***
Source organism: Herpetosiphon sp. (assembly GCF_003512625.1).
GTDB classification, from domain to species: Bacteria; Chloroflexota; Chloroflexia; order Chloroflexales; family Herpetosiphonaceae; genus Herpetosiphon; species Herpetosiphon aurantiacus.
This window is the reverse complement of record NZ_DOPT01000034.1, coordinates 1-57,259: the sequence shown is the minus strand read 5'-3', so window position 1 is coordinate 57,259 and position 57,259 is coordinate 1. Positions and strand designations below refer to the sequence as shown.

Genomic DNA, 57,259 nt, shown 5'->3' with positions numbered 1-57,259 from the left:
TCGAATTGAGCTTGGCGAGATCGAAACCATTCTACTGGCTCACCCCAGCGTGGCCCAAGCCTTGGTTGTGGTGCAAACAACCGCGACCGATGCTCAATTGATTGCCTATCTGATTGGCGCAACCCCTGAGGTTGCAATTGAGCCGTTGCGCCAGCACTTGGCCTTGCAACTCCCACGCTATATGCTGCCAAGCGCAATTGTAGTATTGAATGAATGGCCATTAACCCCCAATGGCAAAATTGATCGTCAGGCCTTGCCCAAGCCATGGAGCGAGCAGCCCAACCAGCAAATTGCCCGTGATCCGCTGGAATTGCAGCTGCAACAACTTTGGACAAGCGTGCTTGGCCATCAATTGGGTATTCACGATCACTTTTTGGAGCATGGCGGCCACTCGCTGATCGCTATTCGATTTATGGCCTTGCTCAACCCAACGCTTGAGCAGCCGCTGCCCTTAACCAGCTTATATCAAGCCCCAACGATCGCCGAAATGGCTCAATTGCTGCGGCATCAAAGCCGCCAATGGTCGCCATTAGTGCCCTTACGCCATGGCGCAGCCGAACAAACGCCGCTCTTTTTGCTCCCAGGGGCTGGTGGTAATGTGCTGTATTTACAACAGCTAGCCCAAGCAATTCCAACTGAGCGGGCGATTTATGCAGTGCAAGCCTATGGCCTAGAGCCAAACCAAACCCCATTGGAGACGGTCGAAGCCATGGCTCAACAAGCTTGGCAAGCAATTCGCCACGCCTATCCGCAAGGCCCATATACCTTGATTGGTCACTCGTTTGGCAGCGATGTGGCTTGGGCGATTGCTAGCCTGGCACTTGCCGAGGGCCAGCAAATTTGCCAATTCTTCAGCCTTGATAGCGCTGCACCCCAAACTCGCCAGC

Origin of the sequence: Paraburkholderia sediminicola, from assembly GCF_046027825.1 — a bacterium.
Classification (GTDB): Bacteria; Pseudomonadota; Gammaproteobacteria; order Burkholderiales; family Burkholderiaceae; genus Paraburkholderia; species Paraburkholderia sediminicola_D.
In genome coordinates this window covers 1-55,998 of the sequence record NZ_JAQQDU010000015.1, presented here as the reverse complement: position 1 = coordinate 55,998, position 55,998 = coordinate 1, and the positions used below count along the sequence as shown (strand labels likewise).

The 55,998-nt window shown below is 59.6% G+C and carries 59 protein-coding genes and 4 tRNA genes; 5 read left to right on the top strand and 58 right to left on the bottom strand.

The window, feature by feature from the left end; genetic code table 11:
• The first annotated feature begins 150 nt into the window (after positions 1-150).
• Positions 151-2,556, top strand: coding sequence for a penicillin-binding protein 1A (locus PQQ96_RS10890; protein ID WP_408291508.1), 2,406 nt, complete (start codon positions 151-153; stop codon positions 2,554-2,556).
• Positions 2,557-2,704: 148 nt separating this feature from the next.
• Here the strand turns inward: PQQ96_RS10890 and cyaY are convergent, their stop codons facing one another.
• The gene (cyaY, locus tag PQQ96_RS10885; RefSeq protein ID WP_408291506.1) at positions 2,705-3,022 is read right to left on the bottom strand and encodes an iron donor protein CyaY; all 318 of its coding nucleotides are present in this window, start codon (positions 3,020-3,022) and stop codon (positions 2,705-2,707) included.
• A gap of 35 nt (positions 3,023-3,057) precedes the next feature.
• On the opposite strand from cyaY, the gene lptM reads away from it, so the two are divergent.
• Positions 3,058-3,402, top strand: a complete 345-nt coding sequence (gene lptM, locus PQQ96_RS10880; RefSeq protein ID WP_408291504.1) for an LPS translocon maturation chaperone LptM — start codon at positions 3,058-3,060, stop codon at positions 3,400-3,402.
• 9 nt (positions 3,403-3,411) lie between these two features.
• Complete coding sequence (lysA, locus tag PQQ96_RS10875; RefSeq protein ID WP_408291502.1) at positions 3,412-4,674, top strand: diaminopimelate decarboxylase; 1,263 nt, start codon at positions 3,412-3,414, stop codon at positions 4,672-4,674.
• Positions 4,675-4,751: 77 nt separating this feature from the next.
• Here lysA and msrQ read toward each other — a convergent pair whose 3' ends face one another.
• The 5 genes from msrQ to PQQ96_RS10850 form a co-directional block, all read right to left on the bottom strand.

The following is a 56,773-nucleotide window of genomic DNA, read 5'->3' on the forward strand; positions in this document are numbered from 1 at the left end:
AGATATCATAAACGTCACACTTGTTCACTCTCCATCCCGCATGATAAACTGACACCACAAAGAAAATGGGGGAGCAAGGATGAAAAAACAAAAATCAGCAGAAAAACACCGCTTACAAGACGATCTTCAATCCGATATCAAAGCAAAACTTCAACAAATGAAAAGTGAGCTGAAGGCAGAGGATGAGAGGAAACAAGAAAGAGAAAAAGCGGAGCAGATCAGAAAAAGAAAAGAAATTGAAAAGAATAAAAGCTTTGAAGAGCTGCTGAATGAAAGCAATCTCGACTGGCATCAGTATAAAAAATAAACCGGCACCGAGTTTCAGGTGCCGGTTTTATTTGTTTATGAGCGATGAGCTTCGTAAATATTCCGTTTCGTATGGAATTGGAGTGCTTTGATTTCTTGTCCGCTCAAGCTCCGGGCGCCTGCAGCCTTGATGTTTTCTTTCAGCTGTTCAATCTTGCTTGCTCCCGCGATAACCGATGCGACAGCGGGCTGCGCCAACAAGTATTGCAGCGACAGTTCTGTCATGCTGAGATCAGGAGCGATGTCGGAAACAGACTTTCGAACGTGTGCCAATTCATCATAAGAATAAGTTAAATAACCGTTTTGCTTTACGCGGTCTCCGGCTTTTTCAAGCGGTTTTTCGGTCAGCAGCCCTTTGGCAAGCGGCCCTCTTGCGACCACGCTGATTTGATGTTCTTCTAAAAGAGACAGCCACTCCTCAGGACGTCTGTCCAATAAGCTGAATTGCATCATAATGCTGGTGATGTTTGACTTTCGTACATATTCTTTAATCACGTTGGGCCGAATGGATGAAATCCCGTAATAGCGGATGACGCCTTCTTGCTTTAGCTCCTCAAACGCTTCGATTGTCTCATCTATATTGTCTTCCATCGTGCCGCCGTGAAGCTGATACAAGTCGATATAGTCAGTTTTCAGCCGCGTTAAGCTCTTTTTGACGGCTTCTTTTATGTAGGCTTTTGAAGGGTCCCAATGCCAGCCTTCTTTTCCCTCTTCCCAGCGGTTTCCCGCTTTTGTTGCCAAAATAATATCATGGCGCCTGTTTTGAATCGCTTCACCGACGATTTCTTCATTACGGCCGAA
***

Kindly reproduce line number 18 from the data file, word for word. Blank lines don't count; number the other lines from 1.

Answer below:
• Positions 3,058-3,402, top strand: a complete 345-nt coding sequence (gene lptM, locus PQQ96_RS10880; RefSeq protein ID WP_408291504.1) for an LPS translocon maturation chaperone LptM — start codon at positions 3,058-3,060, stop codon at positions 3,400-3,402.